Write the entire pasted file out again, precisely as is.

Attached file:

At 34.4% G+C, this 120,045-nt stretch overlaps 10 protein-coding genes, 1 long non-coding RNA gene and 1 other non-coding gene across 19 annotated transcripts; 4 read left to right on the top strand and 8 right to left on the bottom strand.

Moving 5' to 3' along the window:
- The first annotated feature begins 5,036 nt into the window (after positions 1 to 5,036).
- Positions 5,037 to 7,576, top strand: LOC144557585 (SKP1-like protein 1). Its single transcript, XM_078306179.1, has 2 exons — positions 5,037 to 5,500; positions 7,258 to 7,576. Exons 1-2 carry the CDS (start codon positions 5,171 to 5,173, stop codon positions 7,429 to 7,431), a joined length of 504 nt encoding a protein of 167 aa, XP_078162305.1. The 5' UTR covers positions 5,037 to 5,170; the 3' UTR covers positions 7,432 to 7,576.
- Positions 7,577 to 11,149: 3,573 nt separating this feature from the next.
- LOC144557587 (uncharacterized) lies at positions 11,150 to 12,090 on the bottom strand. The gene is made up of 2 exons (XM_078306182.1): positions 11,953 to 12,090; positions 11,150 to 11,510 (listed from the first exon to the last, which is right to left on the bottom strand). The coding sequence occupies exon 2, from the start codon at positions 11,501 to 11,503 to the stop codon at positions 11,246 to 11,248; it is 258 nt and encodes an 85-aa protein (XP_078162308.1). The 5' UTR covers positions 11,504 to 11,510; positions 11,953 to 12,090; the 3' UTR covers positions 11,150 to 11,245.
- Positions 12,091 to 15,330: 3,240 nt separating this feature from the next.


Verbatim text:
At 34.4% G+C, this 120,045-nt stretch overlaps 10 protein-coding genes, 1 long non-coding RNA gene and 1 other non-coding gene across 19 annotated transcripts; 4 read left to right on the top strand and 8 right to left on the bottom strand.

Moving 5' to 3' along the window:
- The first annotated feature begins 5,036 nt into the window (after positions 1 to 5,036).
- Positions 5,037 to 7,576, top strand: LOC144557585 (SKP1-like protein 1). Its single transcript, XM_078306179.1, has 2 exons — positions 5,037 to 5,500; positions 7,258 to 7,576. Exons 1-2 carry the CDS (start codon positions 5,171 to 5,173, stop codon positions 7,429 to 7,431), a joined length of 504 nt encoding a protein of 167 aa, XP_078162305.1. The 5' UTR covers positions 5,037 to 5,170; the 3' UTR covers positions 7,432 to 7,576.
- Positions 7,577 to 11,149: 3,573 nt separating this feature from the next.
- LOC144557587 (uncharacterized) lies at positions 11,150 to 12,090 on the bottom strand. The gene is made up of 2 exons (XM_078306182.1): positions 11,953 to 12,090; positions 11,150 to 11,510 (listed from the first exon to the last, which is right to left on the bottom strand). The coding sequence occupies exon 2, from the start codon at positions 11,501 to 11,503 to the stop codon at positions 11,246 to 11,248; it is 258 nt and encodes an 85-aa protein (XP_078162308.1). The 5' UTR covers positions 11,504 to 11,510; positions 11,953 to 12,090; the 3' UTR covers positions 11,150 to 11,245.
- Positions 12,091 to 15,330: 3,240 nt separating this feature from the next.